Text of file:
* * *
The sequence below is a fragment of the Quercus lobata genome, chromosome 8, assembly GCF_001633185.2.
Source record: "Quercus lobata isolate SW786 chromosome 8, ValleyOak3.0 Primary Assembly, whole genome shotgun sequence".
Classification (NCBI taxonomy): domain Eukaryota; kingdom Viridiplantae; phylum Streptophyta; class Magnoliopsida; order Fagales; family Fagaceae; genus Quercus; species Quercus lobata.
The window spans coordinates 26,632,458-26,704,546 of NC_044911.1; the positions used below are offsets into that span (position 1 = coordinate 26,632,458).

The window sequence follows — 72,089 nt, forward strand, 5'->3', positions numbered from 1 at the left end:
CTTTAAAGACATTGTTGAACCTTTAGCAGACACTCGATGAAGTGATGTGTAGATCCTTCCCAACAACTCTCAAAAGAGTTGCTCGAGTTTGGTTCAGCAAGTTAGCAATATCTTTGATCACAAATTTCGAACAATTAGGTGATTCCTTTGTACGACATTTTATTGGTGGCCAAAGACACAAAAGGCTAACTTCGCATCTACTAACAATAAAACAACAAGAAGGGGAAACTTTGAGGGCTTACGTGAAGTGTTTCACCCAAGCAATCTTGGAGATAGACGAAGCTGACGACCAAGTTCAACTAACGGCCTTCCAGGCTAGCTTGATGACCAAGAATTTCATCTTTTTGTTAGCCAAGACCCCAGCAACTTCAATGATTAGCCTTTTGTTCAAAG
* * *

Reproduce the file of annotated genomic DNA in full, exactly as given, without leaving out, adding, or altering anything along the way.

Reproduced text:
The sequence below is a fragment of the Quercus lobata genome, chromosome 8, assembly GCF_001633185.2.
Source record: "Quercus lobata isolate SW786 chromosome 8, ValleyOak3.0 Primary Assembly, whole genome shotgun sequence".
Classification (NCBI taxonomy): domain Eukaryota; kingdom Viridiplantae; phylum Streptophyta; class Magnoliopsida; order Fagales; family Fagaceae; genus Quercus; species Quercus lobata.
The window spans coordinates 26,632,458-26,704,546 of NC_044911.1; the positions used below are offsets into that span (position 1 = coordinate 26,632,458).

The window sequence follows — 72,089 nt, forward strand, 5'->3', positions numbered from 1 at the left end:
CTTTAAAGACATTGTTGAACCTTTAGCAGACACTCGATGAAGTGATGTGTAGATCCTTCCCAACAACTCTCAAAAGAGTTGCTCGAGTTTGGTTCAGCAAGTTAGCAATATCTTTGATCACAAATTTCGAACAATTAGGTGATTCCTTTGTACGACATTTTATTGGTGGCCAAAGACACAAAAGGCTAACTTCGCATCTACTAACAATAAAACAACAAGAAGGGGAAACTTTGAGGGCTTACGTGAAGTGTTTCACCCAAGCAATCTTGGAGATAGACGAAGCTGACGACCAAGTTCAACTAACGGCCTTCCAGGCTAGCTTGATGACCAAGAATTTCATCTTTTTGTTAGCCAAGACCCCAGCAACTTCAATGATTAGCCTTTTGTTCAAAG